(I wrote this article for Vol. 14 №1 of Edu-Care, a journal published by Centre for Learning, Hyderabad, India.)
While facilitating a writing workshop with school students in the summer of 2009, I noticed a pattern of strange occurrences. Some of the pieces that were being turned in sounded nothing like their authors’ other work. Expressions such as ‘four-leaved clover’, ‘a poem as lovely as a tree’, and ‘jolly heaven above’ struck me as particularly odd, coming from my students. The words seemed borrowed, forced, even inauthentic. I could not get myself to be glad about any supposed gains in vocabulary, since I was sure something was not quite right. It took me a while to realize what was going on, and to name the problem — plagiarism! Thanks to Google, I discovered that my students had not simply ‘lifted’ a few words, but entire texts. Poems such as Joyce Kilmer’s ‘Trees’, Richard Edwards’ ‘Good Luck’, and Robert Louis Stevenson’s ‘The Vagabond’, among others, were being passed off as the students’ own work. There was no change in the actual wording of the texts. The poet’s name was merely replaced with the respective student’s name.
I was furious. Here was I, thinking of myself as a well-intentioned teacher, designing a new writing programme completely devoted to topics that students wanted to write about. I was certain that students would love the opportunity to write about things that mattered to them, experiences that held personal significance beyond pleasing the teacher and scoring good marks. The brief was simple: we’d work towards putting together a community magazine; students could write about any topic under the sun, as long as they kept their audience in mind; they would get peer and teacher feedback on their work; all drafts could be revised and shaped into final versions; each student would keep a portfolio consisting of drafts, feedback, and final versions.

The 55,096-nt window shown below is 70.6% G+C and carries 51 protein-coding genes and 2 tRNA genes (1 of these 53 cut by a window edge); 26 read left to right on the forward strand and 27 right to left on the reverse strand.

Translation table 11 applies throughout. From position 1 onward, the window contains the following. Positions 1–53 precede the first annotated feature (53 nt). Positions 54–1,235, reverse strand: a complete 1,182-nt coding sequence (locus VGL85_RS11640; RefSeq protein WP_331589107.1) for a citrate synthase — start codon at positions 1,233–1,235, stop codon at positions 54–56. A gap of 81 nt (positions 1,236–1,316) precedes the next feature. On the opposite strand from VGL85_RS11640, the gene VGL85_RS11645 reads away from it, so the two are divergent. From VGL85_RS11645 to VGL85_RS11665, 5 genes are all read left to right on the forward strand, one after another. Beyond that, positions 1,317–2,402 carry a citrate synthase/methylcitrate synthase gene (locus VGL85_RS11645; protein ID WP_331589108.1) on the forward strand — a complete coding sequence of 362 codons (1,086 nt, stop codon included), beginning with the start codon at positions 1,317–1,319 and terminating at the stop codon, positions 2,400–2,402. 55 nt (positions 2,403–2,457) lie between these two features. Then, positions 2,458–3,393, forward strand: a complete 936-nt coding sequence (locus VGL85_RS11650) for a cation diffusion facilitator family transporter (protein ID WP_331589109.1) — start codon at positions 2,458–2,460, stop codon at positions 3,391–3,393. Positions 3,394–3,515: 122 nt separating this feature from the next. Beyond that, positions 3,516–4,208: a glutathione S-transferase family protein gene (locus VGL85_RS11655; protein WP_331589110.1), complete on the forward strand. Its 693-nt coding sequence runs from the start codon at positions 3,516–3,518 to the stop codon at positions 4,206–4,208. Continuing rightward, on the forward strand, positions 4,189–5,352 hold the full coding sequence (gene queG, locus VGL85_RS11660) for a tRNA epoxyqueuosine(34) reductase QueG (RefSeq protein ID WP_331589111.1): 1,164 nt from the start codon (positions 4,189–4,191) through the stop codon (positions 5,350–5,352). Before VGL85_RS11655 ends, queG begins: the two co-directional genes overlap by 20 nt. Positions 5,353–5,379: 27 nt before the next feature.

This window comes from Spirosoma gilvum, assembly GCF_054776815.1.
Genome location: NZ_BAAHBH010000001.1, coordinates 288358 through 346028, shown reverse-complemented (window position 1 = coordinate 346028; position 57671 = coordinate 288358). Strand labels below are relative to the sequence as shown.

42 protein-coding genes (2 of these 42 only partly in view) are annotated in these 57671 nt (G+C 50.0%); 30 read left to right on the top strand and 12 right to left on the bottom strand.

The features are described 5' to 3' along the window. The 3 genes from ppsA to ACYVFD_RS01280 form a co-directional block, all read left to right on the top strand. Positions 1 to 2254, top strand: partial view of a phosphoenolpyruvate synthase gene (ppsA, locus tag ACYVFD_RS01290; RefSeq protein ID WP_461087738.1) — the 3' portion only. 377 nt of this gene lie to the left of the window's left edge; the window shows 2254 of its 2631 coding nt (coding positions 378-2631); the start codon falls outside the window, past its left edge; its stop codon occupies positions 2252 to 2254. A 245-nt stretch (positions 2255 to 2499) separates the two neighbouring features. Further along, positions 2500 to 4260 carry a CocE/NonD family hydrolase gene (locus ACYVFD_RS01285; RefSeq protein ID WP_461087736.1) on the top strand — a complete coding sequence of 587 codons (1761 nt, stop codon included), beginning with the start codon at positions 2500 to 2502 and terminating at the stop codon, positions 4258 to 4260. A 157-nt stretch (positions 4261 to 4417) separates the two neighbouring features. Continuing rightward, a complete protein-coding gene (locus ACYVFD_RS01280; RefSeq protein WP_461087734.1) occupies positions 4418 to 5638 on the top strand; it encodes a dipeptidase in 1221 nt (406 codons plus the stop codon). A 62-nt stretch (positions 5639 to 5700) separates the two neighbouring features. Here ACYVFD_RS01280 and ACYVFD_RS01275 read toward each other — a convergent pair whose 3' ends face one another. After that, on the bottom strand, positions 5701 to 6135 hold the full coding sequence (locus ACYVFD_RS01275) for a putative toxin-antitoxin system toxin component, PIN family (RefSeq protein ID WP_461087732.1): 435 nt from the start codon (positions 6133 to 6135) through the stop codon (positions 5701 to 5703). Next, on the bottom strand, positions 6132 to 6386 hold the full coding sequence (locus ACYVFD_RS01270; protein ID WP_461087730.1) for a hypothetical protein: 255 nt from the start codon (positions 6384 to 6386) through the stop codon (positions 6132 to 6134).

All my certainties dissolved. My stance changed. From a caring and supportive facilitator, I became the image I loathed — the despicable authority figure. I felt wronged. I accused them of cheating. How could my students do this to me? Why were they taking advantage of my friendliness? Perhaps they didn’t deserve my affection after all. They weren’t serious about their work, so what was the point of investing so much of myself into what I envisioned for them. Huh! Nobody takes teachers seriously, especially young novices. A million such thoughts ran through my head.
Months later, as I looked through the journal entries written during that teaching stint, something hit me. I had missed something that had been staring right into my face. I had decided to work with learner-chosen topics because I wanted students to rid themselves of their dependence on essays memorized from composition books. How naïve of me to imagine that students would break out of their established patterns overnight! In the absence of a composition book to memorize from, they had simply gone home, picked up their textbooks, and memorized poems from there. When they came back for the next workshop session, the memorized poem wrote itself out in class.
While I had set out with wonder-eyed enthusiasm about the rich possibilities that lay in using learner-chosen topics, I had not anticipated the challenges this would pose to my students. The experience of another teacher, who tried encouraging student voice in academic writing in her own classroom, taught me that students resisted the new way of doing things because “they didn’t want to have to think that hard. They wanted me to tell them what to write. It was easier that way. And it was what they were used to.” (Gemmell 2008: 65).